SAN DIEGO--With more than 200 known hereditary cancers syndromes, there is a clear opportunity for medical centers in this field, said LeeAnne Vandegriff, RN, cancer risk assessment coordinator at Harris Methodist Hospital, Fort Worth.
"It's important to point out that in our center and in other centers across the country, it's not a money-making enterprise. It's provided as a service to patients," Ms. Vandegriff said at a symposium sponsored by the Society for Ambulatory Care Professionals and Health Technology Assessment of the American Hospital Association.
The purpose of the Texas center is to identify high-risk family members, educate them about their risk based on their heredity, and provide screening recommendations.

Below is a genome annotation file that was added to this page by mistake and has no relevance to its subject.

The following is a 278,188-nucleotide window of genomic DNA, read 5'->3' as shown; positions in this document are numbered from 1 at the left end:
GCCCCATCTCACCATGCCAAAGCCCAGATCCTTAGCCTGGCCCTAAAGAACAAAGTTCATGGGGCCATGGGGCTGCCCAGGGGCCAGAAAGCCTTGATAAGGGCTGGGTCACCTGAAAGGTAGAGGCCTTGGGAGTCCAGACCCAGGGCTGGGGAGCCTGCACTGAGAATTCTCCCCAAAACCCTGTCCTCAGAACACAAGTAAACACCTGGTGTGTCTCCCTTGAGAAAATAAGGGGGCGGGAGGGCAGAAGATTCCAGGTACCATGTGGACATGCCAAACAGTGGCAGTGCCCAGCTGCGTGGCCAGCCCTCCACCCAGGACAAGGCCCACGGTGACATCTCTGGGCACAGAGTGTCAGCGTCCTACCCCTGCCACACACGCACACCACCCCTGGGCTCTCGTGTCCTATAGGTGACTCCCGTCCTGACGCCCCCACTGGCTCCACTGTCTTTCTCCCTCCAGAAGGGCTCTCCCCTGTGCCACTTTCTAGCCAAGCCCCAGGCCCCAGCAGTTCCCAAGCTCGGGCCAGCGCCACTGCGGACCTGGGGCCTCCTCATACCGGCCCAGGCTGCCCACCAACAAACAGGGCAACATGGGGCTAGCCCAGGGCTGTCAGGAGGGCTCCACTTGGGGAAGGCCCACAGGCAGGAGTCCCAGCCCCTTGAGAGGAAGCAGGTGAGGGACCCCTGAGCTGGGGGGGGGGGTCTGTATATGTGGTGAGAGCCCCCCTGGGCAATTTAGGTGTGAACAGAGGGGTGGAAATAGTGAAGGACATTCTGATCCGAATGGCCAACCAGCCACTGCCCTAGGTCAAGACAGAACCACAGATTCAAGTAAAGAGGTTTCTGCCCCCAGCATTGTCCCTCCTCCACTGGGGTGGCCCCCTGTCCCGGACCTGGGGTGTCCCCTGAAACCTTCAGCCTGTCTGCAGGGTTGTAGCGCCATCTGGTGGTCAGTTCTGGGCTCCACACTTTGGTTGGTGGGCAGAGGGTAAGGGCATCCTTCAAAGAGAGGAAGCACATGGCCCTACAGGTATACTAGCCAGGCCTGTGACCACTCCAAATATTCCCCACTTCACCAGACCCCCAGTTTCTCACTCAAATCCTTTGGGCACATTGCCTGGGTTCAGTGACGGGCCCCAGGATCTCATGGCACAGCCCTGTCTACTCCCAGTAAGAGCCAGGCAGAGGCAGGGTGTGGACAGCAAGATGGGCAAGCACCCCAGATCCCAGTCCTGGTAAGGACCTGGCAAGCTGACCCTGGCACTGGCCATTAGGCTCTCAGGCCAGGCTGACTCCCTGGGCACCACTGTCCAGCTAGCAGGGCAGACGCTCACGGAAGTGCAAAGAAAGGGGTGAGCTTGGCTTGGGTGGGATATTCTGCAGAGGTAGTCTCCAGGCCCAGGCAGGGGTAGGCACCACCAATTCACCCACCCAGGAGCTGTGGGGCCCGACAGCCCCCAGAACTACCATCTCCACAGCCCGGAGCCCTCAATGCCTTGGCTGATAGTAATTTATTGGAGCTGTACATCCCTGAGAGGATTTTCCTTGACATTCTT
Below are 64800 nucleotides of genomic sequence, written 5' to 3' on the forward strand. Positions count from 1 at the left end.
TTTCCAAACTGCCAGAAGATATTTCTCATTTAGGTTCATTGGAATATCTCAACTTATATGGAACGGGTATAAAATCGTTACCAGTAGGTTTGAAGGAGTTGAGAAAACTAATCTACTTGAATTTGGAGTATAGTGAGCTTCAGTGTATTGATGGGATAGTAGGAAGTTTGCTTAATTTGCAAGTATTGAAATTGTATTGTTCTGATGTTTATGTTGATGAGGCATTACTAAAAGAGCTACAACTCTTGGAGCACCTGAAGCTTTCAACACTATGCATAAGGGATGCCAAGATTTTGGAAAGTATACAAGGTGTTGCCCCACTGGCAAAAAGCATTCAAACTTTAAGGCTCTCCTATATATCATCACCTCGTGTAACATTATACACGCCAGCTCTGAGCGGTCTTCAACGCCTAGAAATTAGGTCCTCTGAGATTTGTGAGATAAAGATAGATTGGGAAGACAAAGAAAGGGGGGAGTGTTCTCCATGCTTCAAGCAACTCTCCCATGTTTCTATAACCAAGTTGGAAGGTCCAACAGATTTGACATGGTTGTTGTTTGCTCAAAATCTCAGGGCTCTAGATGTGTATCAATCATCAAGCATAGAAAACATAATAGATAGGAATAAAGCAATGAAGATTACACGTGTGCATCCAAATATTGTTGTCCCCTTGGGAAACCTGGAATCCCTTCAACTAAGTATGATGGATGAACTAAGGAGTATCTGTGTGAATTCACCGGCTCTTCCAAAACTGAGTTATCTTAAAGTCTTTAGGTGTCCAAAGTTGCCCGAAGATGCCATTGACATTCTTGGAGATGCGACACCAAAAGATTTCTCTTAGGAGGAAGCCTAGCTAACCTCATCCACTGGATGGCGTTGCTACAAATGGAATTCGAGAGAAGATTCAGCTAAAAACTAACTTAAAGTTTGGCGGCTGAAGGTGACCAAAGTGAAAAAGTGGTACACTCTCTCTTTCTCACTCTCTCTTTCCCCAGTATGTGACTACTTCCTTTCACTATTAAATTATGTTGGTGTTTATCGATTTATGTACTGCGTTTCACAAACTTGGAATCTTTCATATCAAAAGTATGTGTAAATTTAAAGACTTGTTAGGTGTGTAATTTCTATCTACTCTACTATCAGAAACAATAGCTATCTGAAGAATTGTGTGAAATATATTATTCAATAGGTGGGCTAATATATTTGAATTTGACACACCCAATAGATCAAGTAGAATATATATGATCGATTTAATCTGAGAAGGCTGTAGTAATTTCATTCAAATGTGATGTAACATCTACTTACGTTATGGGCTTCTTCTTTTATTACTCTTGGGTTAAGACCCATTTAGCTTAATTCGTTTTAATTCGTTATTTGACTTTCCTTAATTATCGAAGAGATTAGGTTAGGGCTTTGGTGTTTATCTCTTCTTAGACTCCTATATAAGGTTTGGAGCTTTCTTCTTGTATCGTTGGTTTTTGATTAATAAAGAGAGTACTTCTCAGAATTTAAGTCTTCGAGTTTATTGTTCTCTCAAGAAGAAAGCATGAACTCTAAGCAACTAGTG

Studies suggest that families with a history of cancer usually overestimate their chances of getting the disease, Ms. Vandegriff noted. "We feel that the assessment program helps give those individuals a more realistic view of their risk," she said.
Institutions thinking about starting a genetic risk assessment program need to follow a series of steps: Locate funding; find a coordinator; develop a marketing program; and, if the service is not being developed in-house, choose a reputable organization to provide the service.
For its provider, Harris Methodist selected the Hereditary Cancer Consulting Service, which is associated with OncorMed, a company that provides genetic testing and software for hereditary cancer consulting services, Ms. Vandegriff explained.